A new survey that polled Europeans about a wide range of social issues found views on gay marriage split largely along north-south lines, much as they are in the U.S. Overall, 44 percent of citizens in the 25-country European Union support gay marriage for the whole continent, but the number is deceptive.
In Holland, the first place worldwide gay couples could marry, support is 82 percent, compared to tallies below 20 percent in several eastern and southern European countries. Other countries follow a similar pattern; backing for gay marriage is high in Sweden (71%), Denmark (69%), and Belgium (62%), but falls in Romania (11%), Latvia (12%) and Cyprus (14%).
Support for gay marriage is at about one-third in the U.S., with support much higher in New England and the Northeast, and of course most Canadians support their government's decision last year to make equal marriage rights the law of the land. Having grown up in the American South, I would attribute the conservative intransigence to conservative religious views, inferior public education and a prideful lack of curiosity in cultures other than their own.
The more progressive Europeans, who also typically live in the more prosperous E.U. nations, have used the prospect of E.U. membership as a way to influence social policy in southern and eastern Europe. The national Democratic Party has had a similar influence, though palpably less strong, in the U.S., more on race and gender than on sexual orientation. As support for full legal equality for gays grows rapidly among Democrats in the the northeast and west, the more conservative midwest and south will eventually be dragged along, though not as quickly as across the pond.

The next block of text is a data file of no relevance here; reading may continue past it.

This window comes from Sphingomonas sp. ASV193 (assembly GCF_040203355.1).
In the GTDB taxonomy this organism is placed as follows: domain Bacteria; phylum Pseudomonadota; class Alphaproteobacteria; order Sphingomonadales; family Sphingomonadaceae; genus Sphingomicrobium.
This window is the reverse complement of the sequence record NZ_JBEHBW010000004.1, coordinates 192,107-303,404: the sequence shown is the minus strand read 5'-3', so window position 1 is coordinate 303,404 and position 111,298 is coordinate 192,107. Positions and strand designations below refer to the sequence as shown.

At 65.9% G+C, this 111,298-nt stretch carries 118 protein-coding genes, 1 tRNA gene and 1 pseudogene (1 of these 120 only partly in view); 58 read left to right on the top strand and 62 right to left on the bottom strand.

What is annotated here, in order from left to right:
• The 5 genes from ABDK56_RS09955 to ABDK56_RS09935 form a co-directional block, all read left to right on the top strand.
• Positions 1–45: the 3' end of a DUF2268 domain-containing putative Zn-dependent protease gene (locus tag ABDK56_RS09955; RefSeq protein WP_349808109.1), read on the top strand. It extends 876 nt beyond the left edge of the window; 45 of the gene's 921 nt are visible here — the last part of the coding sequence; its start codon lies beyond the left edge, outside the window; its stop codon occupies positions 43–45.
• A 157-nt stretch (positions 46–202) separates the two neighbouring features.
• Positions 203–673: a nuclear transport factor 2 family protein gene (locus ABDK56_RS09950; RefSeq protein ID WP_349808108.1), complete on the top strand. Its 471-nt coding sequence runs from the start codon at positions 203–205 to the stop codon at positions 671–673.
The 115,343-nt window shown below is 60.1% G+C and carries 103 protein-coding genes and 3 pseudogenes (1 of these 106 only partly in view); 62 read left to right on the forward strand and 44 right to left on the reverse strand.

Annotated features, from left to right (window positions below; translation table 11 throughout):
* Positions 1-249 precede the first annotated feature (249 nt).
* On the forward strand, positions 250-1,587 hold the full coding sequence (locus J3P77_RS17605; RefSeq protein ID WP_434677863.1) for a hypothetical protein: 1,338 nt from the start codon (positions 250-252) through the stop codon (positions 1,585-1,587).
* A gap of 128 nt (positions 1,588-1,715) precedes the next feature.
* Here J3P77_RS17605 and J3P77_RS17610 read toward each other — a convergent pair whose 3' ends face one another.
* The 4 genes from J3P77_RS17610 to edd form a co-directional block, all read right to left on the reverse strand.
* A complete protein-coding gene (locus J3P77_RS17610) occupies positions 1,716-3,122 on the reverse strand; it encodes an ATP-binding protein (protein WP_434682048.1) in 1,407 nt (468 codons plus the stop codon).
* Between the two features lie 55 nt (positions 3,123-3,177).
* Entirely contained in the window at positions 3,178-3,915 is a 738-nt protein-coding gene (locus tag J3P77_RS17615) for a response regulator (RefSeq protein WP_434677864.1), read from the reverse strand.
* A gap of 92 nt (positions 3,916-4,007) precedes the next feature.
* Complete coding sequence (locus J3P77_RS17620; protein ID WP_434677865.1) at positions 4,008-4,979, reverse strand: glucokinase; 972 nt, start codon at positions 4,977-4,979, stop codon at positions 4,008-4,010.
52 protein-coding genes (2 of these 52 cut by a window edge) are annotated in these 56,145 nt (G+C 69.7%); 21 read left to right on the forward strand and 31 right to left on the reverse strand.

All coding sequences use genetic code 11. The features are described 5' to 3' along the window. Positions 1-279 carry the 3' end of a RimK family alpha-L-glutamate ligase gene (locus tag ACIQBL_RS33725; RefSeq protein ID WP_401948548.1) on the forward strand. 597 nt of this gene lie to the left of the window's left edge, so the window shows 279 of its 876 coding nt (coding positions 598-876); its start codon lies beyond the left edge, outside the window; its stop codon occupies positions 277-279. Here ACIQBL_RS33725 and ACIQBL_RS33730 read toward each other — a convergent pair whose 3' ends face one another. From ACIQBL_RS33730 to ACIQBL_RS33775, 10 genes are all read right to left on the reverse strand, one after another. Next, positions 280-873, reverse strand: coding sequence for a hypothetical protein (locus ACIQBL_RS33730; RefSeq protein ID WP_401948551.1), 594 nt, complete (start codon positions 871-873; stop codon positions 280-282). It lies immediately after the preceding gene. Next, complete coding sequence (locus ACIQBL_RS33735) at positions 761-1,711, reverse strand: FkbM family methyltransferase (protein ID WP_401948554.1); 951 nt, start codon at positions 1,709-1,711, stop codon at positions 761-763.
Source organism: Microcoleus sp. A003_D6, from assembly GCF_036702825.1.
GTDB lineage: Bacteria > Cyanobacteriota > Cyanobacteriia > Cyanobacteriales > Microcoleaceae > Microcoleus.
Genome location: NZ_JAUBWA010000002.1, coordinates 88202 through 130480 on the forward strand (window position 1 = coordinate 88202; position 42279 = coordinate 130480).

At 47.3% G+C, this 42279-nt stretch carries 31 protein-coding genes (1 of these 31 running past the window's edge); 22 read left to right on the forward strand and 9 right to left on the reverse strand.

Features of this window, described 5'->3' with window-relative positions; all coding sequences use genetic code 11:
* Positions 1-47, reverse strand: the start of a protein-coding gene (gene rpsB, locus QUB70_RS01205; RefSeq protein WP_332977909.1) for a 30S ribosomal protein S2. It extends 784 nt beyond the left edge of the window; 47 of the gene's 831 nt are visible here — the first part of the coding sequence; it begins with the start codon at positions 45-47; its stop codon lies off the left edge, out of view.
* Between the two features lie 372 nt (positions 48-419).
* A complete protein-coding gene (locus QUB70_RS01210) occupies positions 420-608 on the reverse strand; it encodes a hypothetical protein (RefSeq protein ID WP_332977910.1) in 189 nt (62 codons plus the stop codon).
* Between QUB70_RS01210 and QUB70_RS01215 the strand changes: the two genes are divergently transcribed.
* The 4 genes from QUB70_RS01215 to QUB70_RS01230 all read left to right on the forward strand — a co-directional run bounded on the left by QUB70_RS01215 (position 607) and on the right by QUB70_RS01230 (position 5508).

November 28, 2006
Posted by: Chris
Austrian tourist marketers are quaking in their jackboots about how a flaming queen named Bruno might smear the country's reputation among potential visitors. Bruno is actually Sasha Baron Cohen, whose Borat character put Kazakhstan on the map, and not in a good way.
Universal Studios announced that Borat will be succeeded by Bruno "a gay, stupid, self- centered and Nazi-adoring Austrian, lifestyle journalist." Bruno works along the same lines as Baron Cohen's alter ego Borat Sagdiyev from "Da Ali G Show." Both show alarming dress sense, misbehave unscrupulously and provoke even more embarrassing reactions from their unsuspecting, but often not undeserving victims.
Bruno hosts "Funkyzeit mit Brueno (Funky Time with Brueno)" on a fictional Austrian TV channel, conducts interviews on fashion, celebrities and homosexuality. Needless to say, disaster is never far behind, once Bruno starts torturing interviewees in his faux-German accent.
If the Bruno sequel follows the lead of Borat's original, the Austrians don't have too much to worry about. In "Borat: Cultural Learnings of America for Make Benefit Glorious Nation of Kazakhstan," the segments in Kazakhstan were over-the-top characterizations that were clearly staged with willing participants (who weren't even in Kazakhstan). It came off as a silly spoof of what we Westerners think places like Kazakhstan must be like.
The same can't be said for the good ole U.S. of A. Cohen stayed in character as Borat and interacted with red-blooded Americans who for the most part had no idea they were part of a comedy. Borat caught many of these Americans reflecting absolutely the worst of our society: racism, sexism, wacky speaking-in-tongues church worshipers, snotty politicians and on and on.
No word yet whether Cohen is unleashing Bruno on America, or sticking to Europe for his victims. But if this clip of Bruno from "Da Ali G Show," interviewing a Christian minister from my own hometown of Little Rock, Ark., is any indication, it's the Americans again who will be wincing (or should be):